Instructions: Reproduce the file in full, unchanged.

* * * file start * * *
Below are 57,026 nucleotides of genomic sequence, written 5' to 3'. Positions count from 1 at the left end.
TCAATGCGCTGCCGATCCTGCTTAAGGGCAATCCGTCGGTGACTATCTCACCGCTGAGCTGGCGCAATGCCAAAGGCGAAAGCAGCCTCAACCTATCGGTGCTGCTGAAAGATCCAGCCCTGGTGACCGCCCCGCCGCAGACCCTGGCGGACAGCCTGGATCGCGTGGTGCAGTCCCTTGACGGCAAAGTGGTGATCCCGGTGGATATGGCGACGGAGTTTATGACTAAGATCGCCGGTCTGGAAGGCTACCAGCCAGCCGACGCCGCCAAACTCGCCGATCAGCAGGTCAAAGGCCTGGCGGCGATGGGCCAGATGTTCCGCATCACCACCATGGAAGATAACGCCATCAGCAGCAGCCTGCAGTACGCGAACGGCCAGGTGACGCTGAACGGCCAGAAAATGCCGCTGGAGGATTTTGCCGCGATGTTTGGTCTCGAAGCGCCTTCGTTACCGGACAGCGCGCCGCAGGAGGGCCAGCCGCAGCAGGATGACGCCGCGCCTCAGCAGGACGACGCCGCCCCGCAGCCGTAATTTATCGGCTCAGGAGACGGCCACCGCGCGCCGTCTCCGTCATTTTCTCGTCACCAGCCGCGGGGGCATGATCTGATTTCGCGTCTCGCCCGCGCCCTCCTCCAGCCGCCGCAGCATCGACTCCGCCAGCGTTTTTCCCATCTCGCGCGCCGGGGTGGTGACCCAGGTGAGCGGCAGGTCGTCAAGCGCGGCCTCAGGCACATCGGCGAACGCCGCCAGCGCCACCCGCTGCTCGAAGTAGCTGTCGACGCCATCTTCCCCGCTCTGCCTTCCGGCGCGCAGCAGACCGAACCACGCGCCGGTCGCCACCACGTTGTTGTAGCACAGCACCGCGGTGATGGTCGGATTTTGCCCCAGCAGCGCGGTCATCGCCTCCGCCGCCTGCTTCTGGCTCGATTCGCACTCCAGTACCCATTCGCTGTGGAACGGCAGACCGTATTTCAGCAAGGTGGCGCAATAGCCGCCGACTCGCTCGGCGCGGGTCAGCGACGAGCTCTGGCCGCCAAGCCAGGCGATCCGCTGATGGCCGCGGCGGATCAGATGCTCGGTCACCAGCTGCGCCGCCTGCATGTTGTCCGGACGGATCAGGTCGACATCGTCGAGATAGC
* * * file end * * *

Below are 57,026 nucleotides of genomic sequence, written 5' to 3'. Positions count from 1 at the left end.
TCAATGCGCTGCCGATCCTGCTTAAGGGCAATCCGTCGGTGACTATCTCACCGCTGAGCTGGCGCAATGCCAAAGGCGAAAGCAGCCTCAACCTATCGGTGCTGCTGAAAGATCCAGCCCTGGTGACCGCCCCGCCGCAGACCCTGGCGGACAGCCTGGATCGCGTGGTGCAGTCCCTTGACGGCAAAGTGGTGATCCCGGTGGATATGGCGACGGAGTTTATGACTAAGATCGCCGGTCTGGAAGGCTACCAGCCAGCCGACGCCGCCAAACTCGCCGATCAGCAGGTCAAAGGCCTGGCGGCGATGGGCCAGATGTTCCGCATCACCACCATGGAAGATAACGCCATCAGCAGCAGCCTGCAGTACGCGAACGGCCAGGTGACGCTGAACGGCCAGAAAATGCCGCTGGAGGATTTTGCCGCGATGTTTGGTCTCGAAGCGCCTTCGTTACCGGACAGCGCGCCGCAGGAGGGCCAGCCGCAGCAGGATGACGCCGCGCCTCAGCAGGACGACGCCGCCCCGCAGCCGTAATTTATCGGCTCAGGAGACGGCCACCGCGCGCCGTCTCCGTCATTTTCTCGTCACCAGCCGCGGGGGCATGATCTGATTTCGCGTCTCGCCCGCGCCCTCCTCCAGCCGCCGCAGCATCGACTCCGCCAGCGTTTTTCCCATCTCGCGCGCCGGGGTGGTGACCCAGGTGAGCGGCAGGTCGTCAAGCGCGGCCTCAGGCACATCGGCGAACGCCGCCAGCGCCACCCGCTGCTCGAAGTAGCTGTCGACGCCATCTTCCCCGCTCTGCCTTCCGGCGCGCAGCAGACCGAACCACGCGCCGGTCGCCACCACGTTGTTGTAGCACAGCACCGCGGTGATGGTCGGATTTTGCCCCAGCAGCGCGGTCATCGCCTCCGCCGCCTGCTTCTGGCTCGATTCGCACTCCAGTACCCATTCGCTGTGGAACGGCAGACCGTATTTCAGCAAGGTGGCGCAATAGCCGCCGACTCGCTCGGCGCGGGTCAGCGACGAGCTCTGGCCGCCAAGCCAGGCGATCCGCTGATGGCCGCGGCGGATCAGATGCTCGGTCACCAGCTGCGCCGCCTGCATGTTGTCCGGACGGATCAGGTCGACATCGTCGAGATAGC